With the recent flooding in the north of England, the extreme impact of climate change has never felt more real. After just a few hours of heavy rainfall, some rivers across the country are liable to burst their banks, resulting in dangerous flash floods that put people’s lives, homes and businesses at risk. We’ve already seen the devastation caused over the Christmas period.
If you find yourself caught in your car during heavy rain or flash flooding, there are a number of things you should do to keep yourself, your passengers and your fellow road users safe.
Driving Through Heavy Rain and Standing Water
Driving in wet conditions can be dangerous, even if there’s just a few millimetres of standing water on the road. During a heavy downpour, visibility can be extremely limited, and puddles and surface water can easily cause aquaplaning, whereby your car loses traction and steering response.
When driving in heavy rain and standing water, remember to do the following:
- Use your headlights: Heavy rain will likely mean that visibility is extremely reduced, so you should switch on your headlights when you can’t see for more than 100m. In some cases it might be worth switching on your front and rear fog light, so long as you remember to switch them off when visibility improves.
- Double the distance between yourself and the car in the front: When it’s pouring down and there’s standing water on the road, stopping distances are almost doubled — so always leave twice the distance between you and the car in front.
- Ease off gradually if you start aquaplaning: If your car starts aquaplaning as a result of driving through standing water, your gut reaction may be to stamp on the brakes — but this could result in an uncontrolled skid. Instead, ease off the accelerator and start to slow down gradually, keeping both hands on the wheel and making light adjustments to the steering.
- Don’t speed through standing water and puddles: If there’s surface water on the road, there’ll likely be a lot of spray around that can affect other road users and pedestrians. If possible, avoid massive puddles by the kerbside and don’t speed through standing water as this will throw up water which will soak pedestrians and cyclists. If the police think you did so deliberately, they could give you a hefty fine and add 3-9 points on your license.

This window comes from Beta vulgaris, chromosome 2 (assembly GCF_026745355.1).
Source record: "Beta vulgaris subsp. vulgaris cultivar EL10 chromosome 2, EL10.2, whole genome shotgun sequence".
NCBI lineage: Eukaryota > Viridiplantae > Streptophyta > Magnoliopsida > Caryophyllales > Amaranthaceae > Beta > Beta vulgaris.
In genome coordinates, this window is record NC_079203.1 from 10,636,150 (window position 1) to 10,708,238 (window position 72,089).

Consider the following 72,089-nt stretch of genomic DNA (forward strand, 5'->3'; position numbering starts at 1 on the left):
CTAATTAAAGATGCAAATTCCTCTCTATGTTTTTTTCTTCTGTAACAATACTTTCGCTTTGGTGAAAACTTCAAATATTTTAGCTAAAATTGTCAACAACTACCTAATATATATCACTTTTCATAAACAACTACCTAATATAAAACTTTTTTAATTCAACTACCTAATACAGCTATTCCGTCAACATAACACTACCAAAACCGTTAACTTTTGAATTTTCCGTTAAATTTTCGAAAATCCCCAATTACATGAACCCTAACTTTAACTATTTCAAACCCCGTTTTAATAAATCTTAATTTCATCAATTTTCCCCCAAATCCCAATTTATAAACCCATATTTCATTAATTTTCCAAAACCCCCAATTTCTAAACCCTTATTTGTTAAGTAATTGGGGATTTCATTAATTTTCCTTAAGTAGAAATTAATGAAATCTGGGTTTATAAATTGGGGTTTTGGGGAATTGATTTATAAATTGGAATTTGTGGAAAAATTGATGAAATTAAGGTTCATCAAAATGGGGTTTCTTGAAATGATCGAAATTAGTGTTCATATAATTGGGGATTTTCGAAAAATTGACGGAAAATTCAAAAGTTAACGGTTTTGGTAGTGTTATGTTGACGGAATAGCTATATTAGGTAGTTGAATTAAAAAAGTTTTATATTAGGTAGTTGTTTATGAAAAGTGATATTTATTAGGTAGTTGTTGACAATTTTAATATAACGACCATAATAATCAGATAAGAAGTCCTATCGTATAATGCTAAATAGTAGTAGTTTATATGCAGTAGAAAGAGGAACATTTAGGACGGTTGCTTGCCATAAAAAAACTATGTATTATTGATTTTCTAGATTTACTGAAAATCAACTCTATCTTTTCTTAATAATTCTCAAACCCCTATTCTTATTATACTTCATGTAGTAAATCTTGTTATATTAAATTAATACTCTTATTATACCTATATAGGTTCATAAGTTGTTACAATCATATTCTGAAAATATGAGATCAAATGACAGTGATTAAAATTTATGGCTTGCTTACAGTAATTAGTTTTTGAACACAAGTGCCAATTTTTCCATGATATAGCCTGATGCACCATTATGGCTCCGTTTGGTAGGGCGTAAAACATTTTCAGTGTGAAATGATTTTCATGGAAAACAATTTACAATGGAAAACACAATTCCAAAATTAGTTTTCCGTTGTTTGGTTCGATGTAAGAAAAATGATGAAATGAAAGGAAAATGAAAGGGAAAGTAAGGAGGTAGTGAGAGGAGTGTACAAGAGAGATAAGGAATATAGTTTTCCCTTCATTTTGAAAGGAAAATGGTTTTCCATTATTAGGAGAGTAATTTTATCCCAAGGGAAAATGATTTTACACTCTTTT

Driving Through Flash Floods
If the roads start to flood while you’re still miles from home, it’s important to follow these simple steps to make sure you stay safe — even if it means abandoning your car to seek shelter from the rising water:
- Only attempt to drive through water if you know it isn’t that deep: This is particularly important if you’re on an unfamiliar road, when your lack of local knowledge could mean you’re driving into deeper and more dangerous water. As a rule of thumb, you should never enter water that’s more than 10cm deep.
- Maintain a slow, steady speed: As you drive into a flooded section of road, maintain a very slow speed to make sure a bow wave doesn’t develop at the front of the car. Often, a car’s air intake is located low down under the bonnet, and just the smallest amount of water being sucked in through it can cause massive damage to the engine.
- Allow oncoming traffic to pass first: If there’s traffic moving in both directions, this will the make flood water choppy and create dangerous waves that could fully submerge your car. On a single carriageway, let other drivers pass before attempting to drive through a flooded section of the road.
- Don’t drive through fast-moving water: If the floodwater is flowing rapidly, do not attempt to drive through it as your car could easily be swept from the road. Even if the current is slow, deep floodwater is powerful enough to knock your car from the road surface.
- Test your brakes straight away after driving out of a flood: Excess water on the brakes can lead to a complete lack of stopping power, so you should always check the brakes after driving through a flood. Do this gently over a reasonably long distance.
- Use a low gear to increase the engine revs: When driving through a flood at low speed, water can easily get inside the exhaust, causing damage to the catalytic converter. To avoid this, stay in a low gear so the engine revs are higher.
To enjoy complete peace of mind whatever the weather, you can rely on Prestone. Our car maintenance products are developed to work in all extremes, so you can keep on driving no matter what the weather throws your way. To find out more, visit the Prestone website.